Ace Your Physical Therapy School Interview

You’ve heard back from a PT School and have been invited to an interview!  That’s fantastic! Now it’s time to ACE your PT School Interview.  We recently published 10 PT School Interview Tips.  Here are the first 3 tips

  1. Develop the Answer to the Question “Why”….
  2. First Impressions Matter….
  3. Know your Application Completely….

Read the entire article for all 10 tips.

What Physical Therapy School Should I Go To?

You’ve put in the time and work to complete all the requirements for PT school.  You were accepted to PT School and now have to decide which PT school should I choose?

My best advice: When it’s time to decide on which PT School you should attend, choose the most affordable option.  It doesn’t matter if the school is “ranked” #1 or #101.  You will graduate and work alongside of people from all over the country.  Your clinical skills will be developed in the clinical rotations you have during school and during your first few years out of PT school.  

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Top 5 Factors for Choosing a PT School

1. Cost

Too many PT graduates are completing school with $150,000+ in student loans.  They’re doing this to enter a career that has a starting salary around $70,000.  The financial burden of student loans will leave you feeling stressed and crippled under the weight of the debt.  Look for ways to save money in school by choosing a program with reasonable tuition (look for state schools) and by keeping your housing and transportation costs as low as possible.  

2. Clinical Experiences

When you interview, you want ask questions about the clinical rotation the program offers. How many rotation weeks are there within the program? Are they all at the end (year 3) or mixed within each year?  Personally, I’ve really found it valuable to have clinical rotations throughout the curriculum.  It made studying easier because I could relate the new material with patients I’ve already seen during the clinical rotation.  Ask current students “How could the clinical rotations at this program be better?”  

3. Location

The location of the PT School can affect the cost of attendance, so this is a major factor in deciding where to go to PT school.  Be careful not to become enamored with the idea of a certain location, neglecting to research the cost of living in the area.  If choosing a different location ends up saving you $20,000 in the long run, you’ve made the better choice.

4. Graduation Rates

Most PT Schools do a good job in screening their applicants.  They want you to pass the program, so if they accept you to the program, they are confident that you can succeed.  It’s still helpful to know the graduation rates.  Anything below 85% should be questioned.  Are students being forced out due to higher expectations of grades?  (Some schools require you to maintain a GPA above 3.0)

5. NPTE Pass Rates

A factor that is often overlooked is the boards pass rate.  It’s actually helpful to know the 1st Time Pass Rate.  This should be above 90%.  Personally I believe that you can pass the NPTE boards on your first attempt if you implement the right study program.  But it’s still worth considering when you’re making the decision between schools.

Make Your Deposit and Get Ready

When you’ve made your final decision, you may have to send in a deposit to the program to hold your seat.

Unfortunately, many programs put a time constraint on your decision, forcing you to decide within 14 to 30 days of receiving the acceptance letter.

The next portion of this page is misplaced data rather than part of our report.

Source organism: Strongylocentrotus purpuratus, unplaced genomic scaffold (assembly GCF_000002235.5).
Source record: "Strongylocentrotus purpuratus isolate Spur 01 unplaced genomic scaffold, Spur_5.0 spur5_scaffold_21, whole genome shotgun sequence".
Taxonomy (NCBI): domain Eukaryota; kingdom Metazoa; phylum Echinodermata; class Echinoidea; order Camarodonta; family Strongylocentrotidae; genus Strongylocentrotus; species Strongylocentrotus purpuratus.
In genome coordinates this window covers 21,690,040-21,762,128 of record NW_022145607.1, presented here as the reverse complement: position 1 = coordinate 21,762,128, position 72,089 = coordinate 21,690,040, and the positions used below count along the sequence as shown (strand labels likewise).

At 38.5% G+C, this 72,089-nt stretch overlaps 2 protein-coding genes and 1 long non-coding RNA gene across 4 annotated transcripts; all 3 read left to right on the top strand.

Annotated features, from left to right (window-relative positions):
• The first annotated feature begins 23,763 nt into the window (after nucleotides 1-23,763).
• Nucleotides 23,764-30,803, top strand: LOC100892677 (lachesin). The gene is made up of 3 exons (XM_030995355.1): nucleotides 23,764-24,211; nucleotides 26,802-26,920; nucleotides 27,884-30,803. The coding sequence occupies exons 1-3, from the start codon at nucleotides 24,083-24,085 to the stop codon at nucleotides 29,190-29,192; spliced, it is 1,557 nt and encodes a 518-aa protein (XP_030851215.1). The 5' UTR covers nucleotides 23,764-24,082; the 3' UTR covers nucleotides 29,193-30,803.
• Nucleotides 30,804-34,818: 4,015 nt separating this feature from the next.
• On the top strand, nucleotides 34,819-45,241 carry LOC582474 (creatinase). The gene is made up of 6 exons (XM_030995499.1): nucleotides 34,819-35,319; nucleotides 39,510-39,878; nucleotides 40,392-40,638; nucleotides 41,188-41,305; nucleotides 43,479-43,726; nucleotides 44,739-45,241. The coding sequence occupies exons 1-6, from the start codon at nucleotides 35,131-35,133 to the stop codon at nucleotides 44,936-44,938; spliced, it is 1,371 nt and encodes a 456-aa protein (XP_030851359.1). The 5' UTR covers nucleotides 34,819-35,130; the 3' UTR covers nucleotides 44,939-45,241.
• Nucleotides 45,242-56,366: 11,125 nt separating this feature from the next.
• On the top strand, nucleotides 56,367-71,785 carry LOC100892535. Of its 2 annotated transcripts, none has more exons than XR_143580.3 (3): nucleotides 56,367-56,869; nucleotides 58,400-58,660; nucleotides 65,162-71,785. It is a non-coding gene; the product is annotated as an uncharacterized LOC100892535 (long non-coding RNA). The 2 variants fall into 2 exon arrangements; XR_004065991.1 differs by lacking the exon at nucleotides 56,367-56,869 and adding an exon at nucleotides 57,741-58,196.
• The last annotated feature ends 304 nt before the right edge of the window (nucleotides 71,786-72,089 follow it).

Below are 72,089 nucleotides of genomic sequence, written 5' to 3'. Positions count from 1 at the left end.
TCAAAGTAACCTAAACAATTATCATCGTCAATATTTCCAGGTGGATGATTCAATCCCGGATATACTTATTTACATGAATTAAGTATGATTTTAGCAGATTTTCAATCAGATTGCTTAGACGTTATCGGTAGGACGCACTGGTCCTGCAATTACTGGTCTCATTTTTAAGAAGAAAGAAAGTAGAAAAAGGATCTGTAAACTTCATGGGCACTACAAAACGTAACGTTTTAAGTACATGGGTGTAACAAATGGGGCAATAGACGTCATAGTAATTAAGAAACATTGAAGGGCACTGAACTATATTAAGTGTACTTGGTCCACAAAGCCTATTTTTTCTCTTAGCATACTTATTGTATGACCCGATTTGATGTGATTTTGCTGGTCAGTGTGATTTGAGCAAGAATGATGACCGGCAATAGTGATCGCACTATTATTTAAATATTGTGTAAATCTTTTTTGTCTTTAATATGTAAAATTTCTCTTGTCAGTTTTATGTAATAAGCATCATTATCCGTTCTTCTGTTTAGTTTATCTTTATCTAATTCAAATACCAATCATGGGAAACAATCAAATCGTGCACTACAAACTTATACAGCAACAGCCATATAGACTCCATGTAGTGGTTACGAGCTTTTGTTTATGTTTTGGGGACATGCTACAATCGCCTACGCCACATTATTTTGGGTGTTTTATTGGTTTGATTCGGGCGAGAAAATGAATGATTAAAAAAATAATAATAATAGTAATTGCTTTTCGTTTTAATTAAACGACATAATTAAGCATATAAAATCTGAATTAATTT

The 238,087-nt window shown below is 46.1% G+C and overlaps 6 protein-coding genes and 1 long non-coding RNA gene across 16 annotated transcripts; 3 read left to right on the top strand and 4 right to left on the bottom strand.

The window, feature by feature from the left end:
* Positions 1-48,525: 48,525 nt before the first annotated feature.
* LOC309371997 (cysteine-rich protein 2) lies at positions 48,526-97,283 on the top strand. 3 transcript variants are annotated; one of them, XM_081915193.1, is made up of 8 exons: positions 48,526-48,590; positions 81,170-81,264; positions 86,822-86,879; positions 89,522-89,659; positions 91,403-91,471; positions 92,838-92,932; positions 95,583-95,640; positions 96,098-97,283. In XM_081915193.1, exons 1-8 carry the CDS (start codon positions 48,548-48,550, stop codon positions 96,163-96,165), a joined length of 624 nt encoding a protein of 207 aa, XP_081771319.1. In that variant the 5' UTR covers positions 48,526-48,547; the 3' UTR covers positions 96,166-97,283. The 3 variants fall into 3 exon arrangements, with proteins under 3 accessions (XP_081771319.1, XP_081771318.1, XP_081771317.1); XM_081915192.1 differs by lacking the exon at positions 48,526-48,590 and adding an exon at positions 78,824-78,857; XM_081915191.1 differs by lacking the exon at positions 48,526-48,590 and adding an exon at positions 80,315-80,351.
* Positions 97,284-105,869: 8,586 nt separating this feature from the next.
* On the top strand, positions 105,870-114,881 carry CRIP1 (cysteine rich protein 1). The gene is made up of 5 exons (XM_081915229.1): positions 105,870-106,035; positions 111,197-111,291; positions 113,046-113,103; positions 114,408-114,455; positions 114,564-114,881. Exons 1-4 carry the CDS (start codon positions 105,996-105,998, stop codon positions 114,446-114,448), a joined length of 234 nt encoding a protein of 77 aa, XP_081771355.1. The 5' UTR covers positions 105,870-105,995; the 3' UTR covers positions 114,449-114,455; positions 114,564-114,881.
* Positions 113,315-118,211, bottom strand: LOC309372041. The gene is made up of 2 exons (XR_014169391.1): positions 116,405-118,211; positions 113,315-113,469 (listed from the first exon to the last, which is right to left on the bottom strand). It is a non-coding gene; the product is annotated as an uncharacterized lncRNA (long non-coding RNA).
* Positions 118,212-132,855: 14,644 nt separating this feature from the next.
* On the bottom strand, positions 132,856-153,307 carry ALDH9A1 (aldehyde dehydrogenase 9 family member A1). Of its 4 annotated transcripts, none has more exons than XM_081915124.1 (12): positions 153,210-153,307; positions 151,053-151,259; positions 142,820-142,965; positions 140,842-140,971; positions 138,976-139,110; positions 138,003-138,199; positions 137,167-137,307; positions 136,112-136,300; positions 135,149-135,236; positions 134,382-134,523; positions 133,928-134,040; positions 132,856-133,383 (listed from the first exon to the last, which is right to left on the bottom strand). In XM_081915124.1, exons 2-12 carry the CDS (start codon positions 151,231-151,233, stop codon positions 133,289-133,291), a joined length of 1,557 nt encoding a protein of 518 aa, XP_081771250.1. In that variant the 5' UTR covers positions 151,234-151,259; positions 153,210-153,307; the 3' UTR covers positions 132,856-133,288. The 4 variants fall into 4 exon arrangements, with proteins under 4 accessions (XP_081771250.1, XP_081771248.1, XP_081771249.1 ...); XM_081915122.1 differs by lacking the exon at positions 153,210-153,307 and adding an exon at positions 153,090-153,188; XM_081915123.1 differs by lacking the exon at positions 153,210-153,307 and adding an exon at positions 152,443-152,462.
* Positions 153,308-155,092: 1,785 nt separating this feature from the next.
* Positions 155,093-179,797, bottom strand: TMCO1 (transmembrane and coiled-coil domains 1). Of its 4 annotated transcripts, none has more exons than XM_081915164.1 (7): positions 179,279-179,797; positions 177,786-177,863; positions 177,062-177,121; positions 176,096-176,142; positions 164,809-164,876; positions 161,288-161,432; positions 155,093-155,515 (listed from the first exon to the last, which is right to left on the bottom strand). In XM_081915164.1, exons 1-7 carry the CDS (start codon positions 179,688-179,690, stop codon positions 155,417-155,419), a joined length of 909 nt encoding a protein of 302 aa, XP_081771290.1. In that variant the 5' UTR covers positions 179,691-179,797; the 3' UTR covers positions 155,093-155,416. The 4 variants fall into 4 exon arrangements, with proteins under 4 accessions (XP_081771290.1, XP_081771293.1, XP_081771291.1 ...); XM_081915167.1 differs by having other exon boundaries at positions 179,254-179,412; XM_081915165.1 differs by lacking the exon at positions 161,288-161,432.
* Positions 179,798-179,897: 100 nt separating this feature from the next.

But what if you’re still waiting to hear from another (hopefully cheaper) school?  

My best advice is to send a letter to the admissions team or calling them to request an extension on the deadline.  Here’s a script that a student used to extend their deadline:

Hi Mr./Mrs./Dr. __________

My name is ___________ and I just received the acceptance letter from the program.  Thank you very much!  This program is at the top of my list and I am honored to be accepted.   I do have a question, regarding the deposit.  I have 2 outstanding applications at programs that should be getting back with me in the next couple of weeks.  I want to make the best decision possible, so would it be ok to extend my deposit deadline for an additional 30 days?  

(If you’re on the phone with someone, stop talking at this point and let them think/answer.  You don’t need to ramble in this situation.)

Having an additional 30 days may open up opportunities at other programs while securing your seat at the current program.  

Any Questions About Getting in PT School?

I hope this article helps you in understanding how to get into PT School.  You probably have more questions, so please ask them in the comments!  

Download the PDF of the FREE Guide and Get Access to Insider Strategies to Get Into PT School.

Learn How to Get Into PT School The First Time!

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Tim Fraticelli, DPT Physical Therapist

Tim Fraticelli is a Physical Therapist, Certified Financial Planner™ and founder of He loves to teach PTs and OTs ways to save time and money in and out of the clinic, especially when it comes to documentation or continuing education. Follow him on YouTube for weekly videos on ways to improve your financial health.

4 thoughts on “Physical Therapy School Application Guide: Get Into PT School”

  1. I am 28 about to turn 29. I started college at 18, took a 2 year break for a religious mission and then came back and finished college at 25. I’m wondering if there are any schools that require certain classes to be completed within a certain time of application? And if so, how to find out which school and how long the period is. Thanks!!!

    • Hi Austin, I’m in a similar boat, except for the birth of my baby, I took a few years break after my bachelor’s. From what I find from the schools I’m looking at you are supposed to have your pre-reqs done within 5 years of application date. Check with schools individually though.

  2. Does it negatively impact my application if I re-apply the following year if I don’t get accepted the first time around?
    I am deciding if I should apply now with 1 year left of undergrad or wait Agre completion to give myself the best chance?

  3. So if you have 2 DUI convictions in your past,even tho you have made amends are you probably wasting your time to even try? Also thanks for the free down load.